9 psychological ways to help you lose weight
Don't eat out of food containers, boxes, and bags that aren't clear.
Our brains are highly visual. We take visual cues as to how much food we’ve eaten to help us know when we should stop. When you can't see how much food you’ve had, you never get that visual feedback and you end up eating way too much.
This is a professional note extracted from an online article.
Read more efficiently
Save what inspires you
Energy balance is the first key to achieving one's ideal body. It's a way of saying calories in versus calories out. Your body needs a certain amount of calories to maintain its current body weight.
Once you understand energy balance, you might feel less tempted to eat more than you really need.
Dieting limits one's mind-set.
Once you're off your diet and have lost weight, you might revert back to eating poorly, not exercising and ultimately regain pounds. Instead, focus on your long-term eating habits.
Choose vegetables such as carrots and celery over sugary treats when you're having a snack craving.
Not only do they have fewer calories; they are also fibrous and can make you feel full faster.
Finding an exercise that's fun matters most, because you'll be more likely to incorporate it into your weekly routine.
Working out with friends or in a group can be motivational, making exercise less of a chore and more of an enjoyable pastime after work or between errands.
More cases of obesity are reportedly caused by lifestyle decisions rather than genetic factors.
Promoting the notion of genes as a cause for obesity may increase genetically deterministic beliefs and decrease motivation to engage in healthy lifestyle behaviors.
People who believe that obesity is caused by unhealthy habits are likely to become proactive and re-think their actions.
Consider tapping into your competitive side by turning weight loss into a challenge.
Can you lose this weight? Are you up to the challenge?
See yourself in a positive light. Envision your future self, six months to a year and consider how great you'll look and feel.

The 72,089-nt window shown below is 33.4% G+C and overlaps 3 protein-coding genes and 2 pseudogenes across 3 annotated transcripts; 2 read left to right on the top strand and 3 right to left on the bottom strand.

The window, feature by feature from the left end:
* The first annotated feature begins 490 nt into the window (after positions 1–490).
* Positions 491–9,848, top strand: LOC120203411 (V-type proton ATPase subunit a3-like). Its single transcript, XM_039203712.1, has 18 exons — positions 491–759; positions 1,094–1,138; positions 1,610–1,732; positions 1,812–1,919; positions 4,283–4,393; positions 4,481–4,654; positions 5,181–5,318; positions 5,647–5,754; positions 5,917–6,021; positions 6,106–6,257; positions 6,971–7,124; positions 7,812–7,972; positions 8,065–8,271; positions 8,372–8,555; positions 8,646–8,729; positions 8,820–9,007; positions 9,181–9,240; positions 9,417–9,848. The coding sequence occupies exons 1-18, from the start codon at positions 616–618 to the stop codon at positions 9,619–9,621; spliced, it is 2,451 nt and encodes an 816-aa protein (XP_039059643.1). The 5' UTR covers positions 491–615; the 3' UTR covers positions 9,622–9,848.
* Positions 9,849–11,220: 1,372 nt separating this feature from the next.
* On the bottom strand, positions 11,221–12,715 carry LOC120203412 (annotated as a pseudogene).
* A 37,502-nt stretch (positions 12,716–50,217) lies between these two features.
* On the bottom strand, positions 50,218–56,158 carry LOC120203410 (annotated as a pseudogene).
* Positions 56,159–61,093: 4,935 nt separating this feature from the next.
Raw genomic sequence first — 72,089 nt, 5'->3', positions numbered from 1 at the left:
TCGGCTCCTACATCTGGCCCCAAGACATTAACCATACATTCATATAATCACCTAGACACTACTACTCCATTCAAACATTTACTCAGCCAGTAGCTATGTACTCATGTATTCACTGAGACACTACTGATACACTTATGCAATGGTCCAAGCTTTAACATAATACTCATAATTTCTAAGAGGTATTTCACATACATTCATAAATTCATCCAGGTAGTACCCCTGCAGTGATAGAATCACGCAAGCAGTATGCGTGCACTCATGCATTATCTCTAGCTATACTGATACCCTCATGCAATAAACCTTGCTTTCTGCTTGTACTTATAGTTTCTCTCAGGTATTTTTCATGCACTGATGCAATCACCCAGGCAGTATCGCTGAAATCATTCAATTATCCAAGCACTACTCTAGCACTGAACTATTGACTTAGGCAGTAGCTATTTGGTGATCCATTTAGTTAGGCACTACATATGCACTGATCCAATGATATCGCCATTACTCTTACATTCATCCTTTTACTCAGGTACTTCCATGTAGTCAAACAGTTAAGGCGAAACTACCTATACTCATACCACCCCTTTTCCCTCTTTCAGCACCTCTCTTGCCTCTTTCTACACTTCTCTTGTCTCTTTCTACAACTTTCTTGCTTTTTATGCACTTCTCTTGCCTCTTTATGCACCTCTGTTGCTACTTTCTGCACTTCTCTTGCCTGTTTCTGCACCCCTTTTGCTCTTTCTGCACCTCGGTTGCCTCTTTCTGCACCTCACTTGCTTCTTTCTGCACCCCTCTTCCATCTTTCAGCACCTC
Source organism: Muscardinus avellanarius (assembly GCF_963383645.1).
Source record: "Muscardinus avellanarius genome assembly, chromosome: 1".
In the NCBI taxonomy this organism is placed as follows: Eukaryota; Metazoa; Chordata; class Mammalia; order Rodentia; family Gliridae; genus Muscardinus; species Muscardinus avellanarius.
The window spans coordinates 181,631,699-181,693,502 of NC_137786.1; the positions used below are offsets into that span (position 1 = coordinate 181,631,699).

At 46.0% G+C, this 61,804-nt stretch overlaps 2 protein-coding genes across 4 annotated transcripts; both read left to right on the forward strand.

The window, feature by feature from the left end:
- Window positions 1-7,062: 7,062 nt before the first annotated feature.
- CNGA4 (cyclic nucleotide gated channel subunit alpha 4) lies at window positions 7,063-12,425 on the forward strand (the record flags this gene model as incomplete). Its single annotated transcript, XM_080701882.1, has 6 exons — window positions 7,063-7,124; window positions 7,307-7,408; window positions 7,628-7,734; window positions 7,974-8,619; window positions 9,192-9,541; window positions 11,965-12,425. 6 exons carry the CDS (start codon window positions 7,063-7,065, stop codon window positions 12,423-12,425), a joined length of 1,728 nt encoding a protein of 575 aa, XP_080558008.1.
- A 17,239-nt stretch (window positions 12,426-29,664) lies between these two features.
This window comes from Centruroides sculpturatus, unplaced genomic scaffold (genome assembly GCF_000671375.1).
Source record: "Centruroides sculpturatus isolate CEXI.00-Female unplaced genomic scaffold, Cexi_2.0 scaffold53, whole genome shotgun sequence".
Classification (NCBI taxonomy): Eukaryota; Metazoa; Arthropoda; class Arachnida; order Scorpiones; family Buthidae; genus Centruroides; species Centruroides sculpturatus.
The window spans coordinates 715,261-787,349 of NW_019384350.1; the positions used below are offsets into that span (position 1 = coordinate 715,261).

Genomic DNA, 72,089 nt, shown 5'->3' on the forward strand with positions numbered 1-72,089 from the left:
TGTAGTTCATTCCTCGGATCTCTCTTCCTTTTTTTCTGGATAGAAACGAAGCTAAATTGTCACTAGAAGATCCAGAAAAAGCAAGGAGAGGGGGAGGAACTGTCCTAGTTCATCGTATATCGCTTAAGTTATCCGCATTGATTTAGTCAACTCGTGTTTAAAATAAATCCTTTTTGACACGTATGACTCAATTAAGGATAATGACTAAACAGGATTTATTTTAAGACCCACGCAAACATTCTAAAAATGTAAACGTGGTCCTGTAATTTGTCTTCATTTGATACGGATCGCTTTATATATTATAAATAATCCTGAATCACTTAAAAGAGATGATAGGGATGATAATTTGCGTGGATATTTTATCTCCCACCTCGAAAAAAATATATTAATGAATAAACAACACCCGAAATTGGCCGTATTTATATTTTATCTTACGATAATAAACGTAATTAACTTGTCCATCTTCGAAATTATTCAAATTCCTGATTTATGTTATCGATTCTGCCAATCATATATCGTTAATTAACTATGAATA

When we are sleep-deprived, high-fat and sugary foods seem much more attractive, probably because they give us a quick burst of energy.
To avoid temptation, adults should strive for at least seven hours of sleep every night.
SIMILAR ARTICLES & IDEAS:
Researchers have observed weight regain following weight loss across a range of populations and types of weight-loss diets.
The brain’s response to caloric restriction tends to be to increase cravings for foods that are highly rewarding and reducing our perception of being full.
Diets frequently fail because they have an endpoint and are not a real lifestyle change. Maintaining a lifestyle that promotes a healthy weight and metabolism is often a lifelong journey.
The actual food you eat isn’t the main thing that enables you to keep weight off.
Maintaining a weight-reduced state is a lifelong journey and many dietary approaches can work to facilitate weight loss and keep it off.
The calories we burn every day include not only movement but all the energy needed to run the thousands of functions that keep us alive.
Exercise is like a wonder drug for many health outcomes: reducing blood pressure, reduces the risk of diabetes of heart diseases and slows developing cognitive impairment from Alzheimer's and dementia.
But as for losing weight, it helps more in weight maintenance than in losing the actual weight.
Exercise alone has a modest contribution to weight loss. But when you alter one component, cutting the number of calories you eat in a day to lose weight, doing more exercise than usual, this sets off a cascade of changes in the body that affect how many calories you use up and, in turn, your bodyweight.
3 more ideas
When we are hungry, the hormone ghrelin stimulates the brain. Our brains pay more attention to cues for unhealthy foods—those which are high in sugar and fat—than healthy foods when we are hungry.&...
Dieting often involves “giving up” more pleasurable foods in an attempt to reduce calorie intake. But if we are asked to avoid eating the food we enjoy, researchers have found that we will crave it.
The behavioral and cognitive response to deprivation may inadvertently be creating more temptation.
A problem with dieting rules is that only a small violation—a sneaky slice of cake, for example—is enough to derail the whole diet. Researchers call this the “what-the-hell effect”.
Diets that require the dieter to follow rigid rules or forbid them from consuming foods they enjoy appear to be problematic, as they paradoxically increase the risk of overeating.